A team of researchers from University College London and the University of East Anglia has created a game titled Sea Hero Quest that could help scientists detect dementia in patients quicker. The game was recently launched and is available for free on iOS and Android devices. The game received around $1.2 million in funding to develop and market the team to attract more users. Each decision the player makes will be anonymously reported back to the team of scientists at the University College London. The game focuses on a sailor going on an adventure to retrieve his father’s lost memories.
Game Could Help Scientists Detect Dementia
In Sea Hero Quest players navigate through sea waters while spotting various seas monsters. Users will travel through the fictional world, sailing through mazes and spotting different landmarks. The way the users traverse through the waters and advances in the game will be analyzed by the team of scientists. This data will be used to develop a model on how we navigate through three dimensional spaces.
Patients with dementia often find it difficult to navigate in real life due to impaired motor skills. The loss of navigational skills is one of the first signs of dementia, but doctors often find it difficult to pinpoint the loss as it could be simply caused by old age and not just dementia. The scientists incorporated five proven experiments into the game: testing basic navigational way finding; recognizing landmarks; navigating complex situations involving difficult decision making based on several options; sense of direction; and response and rote learning, a memorization technique based on repetitive learning.
Sea Hero Quest will help set a baseline for users’ navigational skills that don’t have dementia. The scientists can then compare that data with that of dementia patients. They are hoping that by using this data they will hopefully be able to diagnose dementia in people before it escalates and becomes more severe.
Dr Hugo Spiers, a neuroscientist at University College London, helped develop the game. He believes that the game will truly revolutionize the way scientists diagnose diseases. He said that currently there are very limited tools capable of doing such innovative research and more efficient methods are required to detect, diagnose and monitor dementia at an early stage.
Dr Spiers said, “What is motivating us is that this will make a real difference. The biggest citizen science project like this until now involved 600 people. We are looking at hundreds of thousands, and anyone could play it. Someone in their 90s can use a touch screen.”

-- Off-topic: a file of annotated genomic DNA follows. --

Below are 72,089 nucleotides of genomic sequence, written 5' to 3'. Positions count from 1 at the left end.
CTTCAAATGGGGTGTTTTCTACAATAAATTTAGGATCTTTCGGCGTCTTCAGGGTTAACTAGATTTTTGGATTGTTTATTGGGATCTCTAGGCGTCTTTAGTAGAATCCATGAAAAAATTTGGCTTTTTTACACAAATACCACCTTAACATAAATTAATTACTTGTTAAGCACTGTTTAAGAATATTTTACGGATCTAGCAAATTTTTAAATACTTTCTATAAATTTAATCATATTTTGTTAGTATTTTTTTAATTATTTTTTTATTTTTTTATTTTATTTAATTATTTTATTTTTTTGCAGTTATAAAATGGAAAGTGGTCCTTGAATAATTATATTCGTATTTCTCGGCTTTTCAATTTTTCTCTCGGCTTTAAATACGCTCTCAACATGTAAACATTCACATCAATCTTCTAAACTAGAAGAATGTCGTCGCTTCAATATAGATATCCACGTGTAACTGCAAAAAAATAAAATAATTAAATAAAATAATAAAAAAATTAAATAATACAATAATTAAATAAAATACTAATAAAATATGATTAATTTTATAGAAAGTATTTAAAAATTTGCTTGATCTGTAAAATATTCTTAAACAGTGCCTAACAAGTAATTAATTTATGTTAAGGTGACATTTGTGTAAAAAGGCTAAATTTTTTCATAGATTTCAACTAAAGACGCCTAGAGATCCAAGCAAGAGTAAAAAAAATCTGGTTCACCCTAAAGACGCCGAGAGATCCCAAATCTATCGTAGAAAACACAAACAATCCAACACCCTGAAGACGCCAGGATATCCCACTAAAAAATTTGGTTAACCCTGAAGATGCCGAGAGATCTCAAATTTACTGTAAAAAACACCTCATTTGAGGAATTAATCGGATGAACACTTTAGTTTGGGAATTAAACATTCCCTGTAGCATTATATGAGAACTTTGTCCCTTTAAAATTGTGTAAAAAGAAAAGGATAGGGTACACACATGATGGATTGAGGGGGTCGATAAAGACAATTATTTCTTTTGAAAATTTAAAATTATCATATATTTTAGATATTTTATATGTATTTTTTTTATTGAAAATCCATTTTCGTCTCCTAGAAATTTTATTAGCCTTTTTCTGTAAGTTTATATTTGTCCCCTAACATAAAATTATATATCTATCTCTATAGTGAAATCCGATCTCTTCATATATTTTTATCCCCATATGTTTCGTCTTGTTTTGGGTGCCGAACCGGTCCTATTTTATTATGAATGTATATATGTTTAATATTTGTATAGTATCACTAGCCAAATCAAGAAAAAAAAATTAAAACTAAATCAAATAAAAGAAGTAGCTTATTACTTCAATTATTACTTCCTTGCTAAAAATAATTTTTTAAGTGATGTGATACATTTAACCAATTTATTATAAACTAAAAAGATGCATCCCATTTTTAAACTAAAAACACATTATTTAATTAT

The team took help from Glitchers, a UK based game development company, which played a vital role in developing the game that could appeal to younger audiences. The scientists were developing the mazes based on experiments from the 1960s. The game developers thought that the game would be too boring and most players would be turned off from it, so they focused heavily on making the game more interesting.
The team hopes to get 100,000 active users to play the game by November 2016 and move to phase 2 of the project which will involve dementia patients by next year. Chief Executive of Alzheimer’s Research, UK, Hilary Evans, said, “We have never seen anything undertaken in dementia research at this scale before. The dataset that Deutsche Telekom’s Sea Hero Quest generates is truly unprecedented. Until now these kinds of investigations took years to coordinate and at best gave us a snapshot of how a very small sample of volunteers behaved. This is exactly the kind of innovation required to unlock the next breakthrough in dementia research.”
So What Is Dementia Exactly?
Dementia is a generic term used to describe decline in the brain’s ability to perform basic functions. Alzheimer’s is the most common kind of dementia which accounts for 60-80% of all dementia cases. The second most common kind of dementia is vascular dementia which occurs after a stroke. Dementia is not any specific kind of disease but is a term used to define a range of memory related symptoms such as memory loss, decline in spatial recognition, impaired reasoning and logic, decreased motor and speech skills. Most types of dementia are progressive i.e., the symptoms and patient’s condition get worse with time.
About one person out of 20 over the age of 65 gets Alzheimer’s and one in 1,000 gets Alzheimer’s before the age of 65.
What Causes Dementia?
Dementia is caused by damage to brain cells, hence brain cells’ ability to effectively communicate with each other gets affected. The damage to a particular region of the brain affects that region’s function. For example, damage to the region of the brain that controls verbal communication will affect a person’s speech abilities. Different types of dementia affect different regions of the brain. For instance, Alzheimer’s affects the hippocampus, region of the brain that controls memory and learning. That’s why memory loss is one of the first signs of Alzheimer’s.
In some rare cases, Alzheimer’s could be caused by genetic factors as well. On average, half the children of an affected parent will develop the disease and the onset age is usually low between 35 to 60, known as early onset Alzheimer’s. According to the Dementia UK, 2nd edition 2014, Alzheimer’s Society, it is estimated that there are 42,325 people in the UK who have been diagnosed with young onset dementia. They represent around 5% of the 850,000 people with dementia.
Dementia can be cured in one in three cases, but in case of Alzheimer’s, it cannot be cured.
Due to the extreme nature of the disease and the pain and frustration it causes the family members, the move to develop Sea Hero Quest is greatly appreciated. More developers will follow their lead to develop games focused on finding cure for many other complex diseases such as cancer and heart disease.